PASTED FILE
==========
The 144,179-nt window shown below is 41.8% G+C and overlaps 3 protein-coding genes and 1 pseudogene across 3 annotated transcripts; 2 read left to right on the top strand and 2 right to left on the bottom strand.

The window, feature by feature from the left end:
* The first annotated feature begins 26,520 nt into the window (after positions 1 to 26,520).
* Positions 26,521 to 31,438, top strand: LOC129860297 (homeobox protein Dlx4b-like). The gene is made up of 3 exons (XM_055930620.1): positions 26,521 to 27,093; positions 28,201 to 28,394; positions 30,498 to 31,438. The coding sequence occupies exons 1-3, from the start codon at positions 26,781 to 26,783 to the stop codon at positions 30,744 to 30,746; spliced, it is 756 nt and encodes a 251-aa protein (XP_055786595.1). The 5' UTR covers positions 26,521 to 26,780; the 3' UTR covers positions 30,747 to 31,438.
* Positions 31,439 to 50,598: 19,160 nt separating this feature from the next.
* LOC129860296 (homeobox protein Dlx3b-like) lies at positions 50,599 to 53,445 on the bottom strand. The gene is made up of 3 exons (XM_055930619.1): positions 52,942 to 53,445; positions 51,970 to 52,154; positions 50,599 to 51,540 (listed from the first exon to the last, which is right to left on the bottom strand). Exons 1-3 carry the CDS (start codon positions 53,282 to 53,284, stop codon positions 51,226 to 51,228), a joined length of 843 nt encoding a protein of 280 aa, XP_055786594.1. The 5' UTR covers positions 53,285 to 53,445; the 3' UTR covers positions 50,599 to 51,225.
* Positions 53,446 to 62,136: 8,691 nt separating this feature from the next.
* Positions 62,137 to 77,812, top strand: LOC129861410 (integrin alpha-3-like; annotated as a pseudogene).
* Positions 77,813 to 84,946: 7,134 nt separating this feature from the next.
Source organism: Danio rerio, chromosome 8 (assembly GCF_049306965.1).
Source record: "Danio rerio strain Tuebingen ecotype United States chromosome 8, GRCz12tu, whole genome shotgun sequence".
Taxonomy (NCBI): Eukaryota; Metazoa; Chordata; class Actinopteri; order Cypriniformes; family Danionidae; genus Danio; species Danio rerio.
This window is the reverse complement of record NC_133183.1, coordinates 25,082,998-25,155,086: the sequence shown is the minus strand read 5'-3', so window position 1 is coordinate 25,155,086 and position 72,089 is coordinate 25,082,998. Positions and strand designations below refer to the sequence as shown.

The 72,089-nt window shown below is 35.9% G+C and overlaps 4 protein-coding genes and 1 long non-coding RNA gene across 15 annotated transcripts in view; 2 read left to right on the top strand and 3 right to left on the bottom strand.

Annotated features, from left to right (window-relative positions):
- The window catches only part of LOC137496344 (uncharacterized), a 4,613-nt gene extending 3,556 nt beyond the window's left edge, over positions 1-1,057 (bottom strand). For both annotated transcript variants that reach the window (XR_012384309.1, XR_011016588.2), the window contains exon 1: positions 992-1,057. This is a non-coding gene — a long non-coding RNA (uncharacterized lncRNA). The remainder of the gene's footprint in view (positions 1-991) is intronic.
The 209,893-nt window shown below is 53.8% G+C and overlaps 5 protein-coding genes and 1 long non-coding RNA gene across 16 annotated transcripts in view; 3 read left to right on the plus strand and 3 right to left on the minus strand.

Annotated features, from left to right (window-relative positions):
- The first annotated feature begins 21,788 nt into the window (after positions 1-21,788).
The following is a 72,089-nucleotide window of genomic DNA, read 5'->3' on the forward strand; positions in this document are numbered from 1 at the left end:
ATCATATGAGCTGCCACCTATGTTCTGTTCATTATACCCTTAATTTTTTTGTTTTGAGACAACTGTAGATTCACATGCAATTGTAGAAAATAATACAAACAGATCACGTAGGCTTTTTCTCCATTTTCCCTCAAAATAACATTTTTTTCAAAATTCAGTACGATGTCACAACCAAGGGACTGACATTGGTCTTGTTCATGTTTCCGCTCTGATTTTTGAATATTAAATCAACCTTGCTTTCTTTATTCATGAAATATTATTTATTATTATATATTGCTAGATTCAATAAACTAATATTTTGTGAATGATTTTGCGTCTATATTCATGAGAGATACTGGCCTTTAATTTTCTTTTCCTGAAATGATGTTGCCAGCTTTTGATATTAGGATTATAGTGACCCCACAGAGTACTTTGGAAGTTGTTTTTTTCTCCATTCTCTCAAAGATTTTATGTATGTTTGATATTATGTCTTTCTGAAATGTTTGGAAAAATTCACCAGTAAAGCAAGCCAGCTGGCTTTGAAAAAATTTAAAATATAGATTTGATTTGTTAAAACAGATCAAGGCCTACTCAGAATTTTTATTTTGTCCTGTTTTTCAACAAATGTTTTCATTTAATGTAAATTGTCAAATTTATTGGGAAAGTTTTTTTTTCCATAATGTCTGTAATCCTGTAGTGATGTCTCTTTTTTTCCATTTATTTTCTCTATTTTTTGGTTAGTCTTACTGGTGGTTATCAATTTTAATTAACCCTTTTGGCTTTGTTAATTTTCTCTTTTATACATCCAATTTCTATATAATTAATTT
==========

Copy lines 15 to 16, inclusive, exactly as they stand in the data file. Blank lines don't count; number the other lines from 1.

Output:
Annotated features, from left to right (window-relative positions):
- The window catches only part of LOC137496344 (uncharacterized), a 4,613-nt gene extending 3,556 nt beyond the window's left edge, over positions 1-1,057 (bottom strand). For both annotated transcript variants that reach the window (XR_012384309.1, XR_011016588.2), the window contains exon 1: positions 992-1,057. This is a non-coding gene — a long non-coding RNA (uncharacterized lncRNA). The remainder of the gene's footprint in view (positions 1-991) is intronic.